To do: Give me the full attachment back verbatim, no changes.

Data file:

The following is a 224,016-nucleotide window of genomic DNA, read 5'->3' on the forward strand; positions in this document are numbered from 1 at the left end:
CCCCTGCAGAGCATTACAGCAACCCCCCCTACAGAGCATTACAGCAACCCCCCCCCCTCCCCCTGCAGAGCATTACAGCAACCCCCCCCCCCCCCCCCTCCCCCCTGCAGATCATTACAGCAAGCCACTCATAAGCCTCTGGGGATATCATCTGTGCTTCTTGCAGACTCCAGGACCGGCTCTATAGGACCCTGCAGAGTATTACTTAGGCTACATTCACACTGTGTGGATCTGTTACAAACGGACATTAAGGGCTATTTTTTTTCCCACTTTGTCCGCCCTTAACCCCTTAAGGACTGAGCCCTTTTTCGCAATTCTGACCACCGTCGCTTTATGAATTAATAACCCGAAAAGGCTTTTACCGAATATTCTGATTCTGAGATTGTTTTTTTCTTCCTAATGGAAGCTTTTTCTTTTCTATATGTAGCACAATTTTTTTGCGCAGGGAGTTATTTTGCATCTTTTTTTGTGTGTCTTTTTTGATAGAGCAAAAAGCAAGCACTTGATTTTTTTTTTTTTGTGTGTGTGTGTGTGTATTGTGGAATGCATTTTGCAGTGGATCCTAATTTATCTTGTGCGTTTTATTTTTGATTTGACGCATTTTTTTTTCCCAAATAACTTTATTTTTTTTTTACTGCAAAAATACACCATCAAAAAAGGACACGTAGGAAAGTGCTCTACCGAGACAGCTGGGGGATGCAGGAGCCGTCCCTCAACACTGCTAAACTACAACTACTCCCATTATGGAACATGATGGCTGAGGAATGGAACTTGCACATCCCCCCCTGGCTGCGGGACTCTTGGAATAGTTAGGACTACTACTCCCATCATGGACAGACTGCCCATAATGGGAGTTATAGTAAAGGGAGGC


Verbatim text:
The following is a 224,016-nucleotide window of genomic DNA, read 5'->3' on the forward strand; positions in this document are numbered from 1 at the left end:
CCCCTGCAGAGCATTACAGCAACCCCCCCTACAGAGCATTACAGCAACCCCCCCCCCTCCCCCTGCAGAGCATTACAGCAACCCCCCCCCCCCCCCCCTCCCCCCTGCAGATCATTACAGCAAGCCACTCATAAGCCTCTGGGGATATCATCTGTGCTTCTTGCAGACTCCAGGACCGGCTCTATAGGACCCTGCAGAGTATTACTTAGGCTACATTCACACTGTGTGGATCTGTTACAAACGGACATTAAGGGCTATTTTTTTTCCCACTTTGTCCGCCCTTAACCCCTTAAGGACTGAGCCCTTTTTCGCAATTCTGACCACCGTCGCTTTATGAATTAATAACCCGAAAAGGCTTTTACCGAATATTCTGATTCTGAGATTGTTTTTTTCTTCCTAATGGAAGCTTTTTCTTTTCTATATGTAGCACAATTTTTTTGCGCAGGGAGTTATTTTGCATCTTTTTTTGTGTGTCTTTTTTGATAGAGCAAAAAGCAAGCACTTGATTTTTTTTTTTTTGTGTGTGTGTGTGTGTATTGTGGAATGCATTTTGCAGTGGATCCTAATTTATCTTGTGCGTTTTATTTTTGATTTGACGCATTTTTTTTTCCCAAATAACTTTATTTTTTTTTTACTGCAAAAATACACCATCAAAAAAGGACACGTAGGAAAGTGCTCTACCGAGACAGCTGGGGGATGCAGGAGCCGTCCCTCAACACTGCTAAACTACAACTACTCCCATTATGGAACATGATGGCTGAGGAATGGAACTTGCACATCCCCCCCTGGCTGCGGGACTCTTGGAATAGTTAGGACTACTACTCCCATCATGGACAGACTGCCCATAATGGGAGTTATAGTAAAGGGAGGC